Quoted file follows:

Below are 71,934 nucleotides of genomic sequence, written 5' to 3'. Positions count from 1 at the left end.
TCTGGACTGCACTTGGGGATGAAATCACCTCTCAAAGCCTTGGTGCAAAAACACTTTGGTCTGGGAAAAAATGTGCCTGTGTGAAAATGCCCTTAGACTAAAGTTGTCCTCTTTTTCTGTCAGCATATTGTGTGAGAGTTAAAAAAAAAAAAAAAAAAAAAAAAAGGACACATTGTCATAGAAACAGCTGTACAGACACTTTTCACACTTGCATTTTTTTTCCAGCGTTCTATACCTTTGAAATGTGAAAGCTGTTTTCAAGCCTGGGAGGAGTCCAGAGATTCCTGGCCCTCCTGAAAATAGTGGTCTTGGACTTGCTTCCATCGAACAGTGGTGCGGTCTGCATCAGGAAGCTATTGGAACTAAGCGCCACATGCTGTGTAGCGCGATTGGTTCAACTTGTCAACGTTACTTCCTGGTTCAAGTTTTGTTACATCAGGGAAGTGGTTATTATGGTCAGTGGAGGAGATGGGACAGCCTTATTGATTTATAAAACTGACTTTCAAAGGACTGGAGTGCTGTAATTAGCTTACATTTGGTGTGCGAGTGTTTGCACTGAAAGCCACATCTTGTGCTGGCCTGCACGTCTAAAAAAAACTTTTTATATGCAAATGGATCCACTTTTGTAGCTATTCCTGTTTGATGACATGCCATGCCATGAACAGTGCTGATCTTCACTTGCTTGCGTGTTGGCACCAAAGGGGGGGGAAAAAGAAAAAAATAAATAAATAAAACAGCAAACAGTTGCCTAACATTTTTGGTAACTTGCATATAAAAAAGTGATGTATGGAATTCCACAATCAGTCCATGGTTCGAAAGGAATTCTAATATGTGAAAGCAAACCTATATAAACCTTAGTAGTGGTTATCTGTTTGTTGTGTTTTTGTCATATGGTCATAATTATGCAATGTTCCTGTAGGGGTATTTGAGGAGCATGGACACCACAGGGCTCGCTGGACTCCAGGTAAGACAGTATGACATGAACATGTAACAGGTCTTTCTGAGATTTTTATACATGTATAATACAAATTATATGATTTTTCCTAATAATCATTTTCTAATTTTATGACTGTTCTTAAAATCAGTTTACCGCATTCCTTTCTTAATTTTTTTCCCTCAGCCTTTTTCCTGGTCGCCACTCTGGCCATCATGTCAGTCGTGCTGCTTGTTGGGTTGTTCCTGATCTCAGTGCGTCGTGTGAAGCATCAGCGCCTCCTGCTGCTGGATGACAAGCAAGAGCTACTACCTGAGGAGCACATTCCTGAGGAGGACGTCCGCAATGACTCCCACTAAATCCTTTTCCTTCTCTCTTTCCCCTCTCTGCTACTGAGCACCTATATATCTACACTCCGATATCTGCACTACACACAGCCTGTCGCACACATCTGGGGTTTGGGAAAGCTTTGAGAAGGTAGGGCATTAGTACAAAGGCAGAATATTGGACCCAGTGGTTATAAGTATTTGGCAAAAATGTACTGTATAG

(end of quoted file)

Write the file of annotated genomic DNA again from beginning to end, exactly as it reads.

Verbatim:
Below are 71,934 nucleotides of genomic sequence, written 5' to 3'. Positions count from 1 at the left end.
TCTGGACTGCACTTGGGGATGAAATCACCTCTCAAAGCCTTGGTGCAAAAACACTTTGGTCTGGGAAAAAATGTGCCTGTGTGAAAATGCCCTTAGACTAAAGTTGTCCTCTTTTTCTGTCAGCATATTGTGTGAGAGTTAAAAAAAAAAAAAAAAAAAAAAAAAGGACACATTGTCATAGAAACAGCTGTACAGACACTTTTCACACTTGCATTTTTTTTCCAGCGTTCTATACCTTTGAAATGTGAAAGCTGTTTTCAAGCCTGGGAGGAGTCCAGAGATTCCTGGCCCTCCTGAAAATAGTGGTCTTGGACTTGCTTCCATCGAACAGTGGTGCGGTCTGCATCAGGAAGCTATTGGAACTAAGCGCCACATGCTGTGTAGCGCGATTGGTTCAACTTGTCAACGTTACTTCCTGGTTCAAGTTTTGTTACATCAGGGAAGTGGTTATTATGGTCAGTGGAGGAGATGGGACAGCCTTATTGATTTATAAAACTGACTTTCAAAGGACTGGAGTGCTGTAATTAGCTTACATTTGGTGTGCGAGTGTTTGCACTGAAAGCCACATCTTGTGCTGGCCTGCACGTCTAAAAAAAACTTTTTATATGCAAATGGATCCACTTTTGTAGCTATTCCTGTTTGATGACATGCCATGCCATGAACAGTGCTGATCTTCACTTGCTTGCGTGTTGGCACCAAAGGGGGGGGAAAAAGAAAAAAATAAATAAATAAAACAGCAAACAGTTGCCTAACATTTTTGGTAACTTGCATATAAAAAAGTGATGTATGGAATTCCACAATCAGTCCATGGTTCGAAAGGAATTCTAATATGTGAAAGCAAACCTATATAAACCTTAGTAGTGGTTATCTGTTTGTTGTGTTTTTGTCATATGGTCATAATTATGCAATGTTCCTGTAGGGGTATTTGAGGAGCATGGACACCACAGGGCTCGCTGGACTCCAGGTAAGACAGTATGACATGAACATGTAACAGGTCTTTCTGAGATTTTTATACATGTATAATACAAATTATATGATTTTTCCTAATAATCATTTTCTAATTTTATGACTGTTCTTAAAATCAGTTTACCGCATTCCTTTCTTAATTTTTTTCCCTCAGCCTTTTTCCTGGTCGCCACTCTGGCCATCATGTCAGTCGTGCTGCTTGTTGGGTTGTTCCTGATCTCAGTGCGTCGTGTGAAGCATCAGCGCCTCCTGCTGCTGGATGACAAGCAAGAGCTACTACCTGAGGAGCACATTCCTGAGGAGGACGTCCGCAATGACTCCCACTAAATCCTTTTCCTTCTCTCTTTCCCCTCTCTGCTACTGAGCACCTATATATCTACACTCCGATATCTGCACTACACACAGCCTGTCGCACACATCTGGGGTTTGGGAAAGCTTTGAGAAGGTAGGGCATTAGTACAAAGGCAGAATATTGGACCCAGTGGTTATAAGTATTTGGCAAAAATGTACTGTATAG